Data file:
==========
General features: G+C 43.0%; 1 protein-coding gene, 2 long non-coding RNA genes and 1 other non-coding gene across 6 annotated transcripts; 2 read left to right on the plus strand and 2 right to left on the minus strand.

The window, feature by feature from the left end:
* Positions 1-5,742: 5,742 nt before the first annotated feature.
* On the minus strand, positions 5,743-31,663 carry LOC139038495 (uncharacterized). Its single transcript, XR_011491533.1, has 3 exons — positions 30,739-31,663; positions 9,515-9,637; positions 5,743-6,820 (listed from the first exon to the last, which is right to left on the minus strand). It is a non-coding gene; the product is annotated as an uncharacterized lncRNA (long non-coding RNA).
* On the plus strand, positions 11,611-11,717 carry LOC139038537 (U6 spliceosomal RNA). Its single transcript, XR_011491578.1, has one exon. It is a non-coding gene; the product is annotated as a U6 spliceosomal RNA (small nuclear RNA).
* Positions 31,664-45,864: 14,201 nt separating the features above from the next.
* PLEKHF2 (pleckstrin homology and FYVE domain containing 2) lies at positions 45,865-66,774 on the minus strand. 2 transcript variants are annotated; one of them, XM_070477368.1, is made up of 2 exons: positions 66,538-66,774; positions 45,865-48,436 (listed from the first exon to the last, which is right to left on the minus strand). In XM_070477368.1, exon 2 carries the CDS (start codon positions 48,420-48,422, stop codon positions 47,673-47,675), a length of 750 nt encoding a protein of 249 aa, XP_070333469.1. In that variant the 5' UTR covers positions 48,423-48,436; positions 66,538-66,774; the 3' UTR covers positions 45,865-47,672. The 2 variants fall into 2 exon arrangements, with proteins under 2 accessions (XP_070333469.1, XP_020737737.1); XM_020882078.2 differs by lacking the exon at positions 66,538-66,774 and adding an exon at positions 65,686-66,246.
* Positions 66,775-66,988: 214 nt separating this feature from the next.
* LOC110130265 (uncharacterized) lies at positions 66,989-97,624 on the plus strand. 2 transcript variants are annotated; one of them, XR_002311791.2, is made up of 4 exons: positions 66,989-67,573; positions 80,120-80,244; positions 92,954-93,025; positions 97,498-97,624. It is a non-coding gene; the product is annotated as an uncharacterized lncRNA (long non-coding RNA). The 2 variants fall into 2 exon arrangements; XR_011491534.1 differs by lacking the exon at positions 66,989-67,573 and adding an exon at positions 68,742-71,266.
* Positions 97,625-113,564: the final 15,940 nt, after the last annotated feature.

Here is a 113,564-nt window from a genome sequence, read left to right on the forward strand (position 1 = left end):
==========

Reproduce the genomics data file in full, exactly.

General features: G+C 43.0%; 1 protein-coding gene, 2 long non-coding RNA genes and 1 other non-coding gene across 6 annotated transcripts; 2 read left to right on the plus strand and 2 right to left on the minus strand.

The window, feature by feature from the left end:
* Positions 1-5,742: 5,742 nt before the first annotated feature.
* On the minus strand, positions 5,743-31,663 carry LOC139038495 (uncharacterized). Its single transcript, XR_011491533.1, has 3 exons — positions 30,739-31,663; positions 9,515-9,637; positions 5,743-6,820 (listed from the first exon to the last, which is right to left on the minus strand). It is a non-coding gene; the product is annotated as an uncharacterized lncRNA (long non-coding RNA).
* On the plus strand, positions 11,611-11,717 carry LOC139038537 (U6 spliceosomal RNA). Its single transcript, XR_011491578.1, has one exon. It is a non-coding gene; the product is annotated as a U6 spliceosomal RNA (small nuclear RNA).
* Positions 31,664-45,864: 14,201 nt separating the features above from the next.
* PLEKHF2 (pleckstrin homology and FYVE domain containing 2) lies at positions 45,865-66,774 on the minus strand. 2 transcript variants are annotated; one of them, XM_070477368.1, is made up of 2 exons: positions 66,538-66,774; positions 45,865-48,436 (listed from the first exon to the last, which is right to left on the minus strand). In XM_070477368.1, exon 2 carries the CDS (start codon positions 48,420-48,422, stop codon positions 47,673-47,675), a length of 750 nt encoding a protein of 249 aa, XP_070333469.1. In that variant the 5' UTR covers positions 48,423-48,436; positions 66,538-66,774; the 3' UTR covers positions 45,865-47,672. The 2 variants fall into 2 exon arrangements, with proteins under 2 accessions (XP_070333469.1, XP_020737737.1); XM_020882078.2 differs by lacking the exon at positions 66,538-66,774 and adding an exon at positions 65,686-66,246.
* Positions 66,775-66,988: 214 nt separating this feature from the next.
* LOC110130265 (uncharacterized) lies at positions 66,989-97,624 on the plus strand. 2 transcript variants are annotated; one of them, XR_002311791.2, is made up of 4 exons: positions 66,989-67,573; positions 80,120-80,244; positions 92,954-93,025; positions 97,498-97,624. It is a non-coding gene; the product is annotated as an uncharacterized lncRNA (long non-coding RNA). The 2 variants fall into 2 exon arrangements; XR_011491534.1 differs by lacking the exon at positions 66,989-67,573 and adding an exon at positions 68,742-71,266.
* Positions 97,625-113,564: the final 15,940 nt, after the last annotated feature.

Here is a 113,564-nt window from a genome sequence, read left to right on the forward strand (position 1 = left end):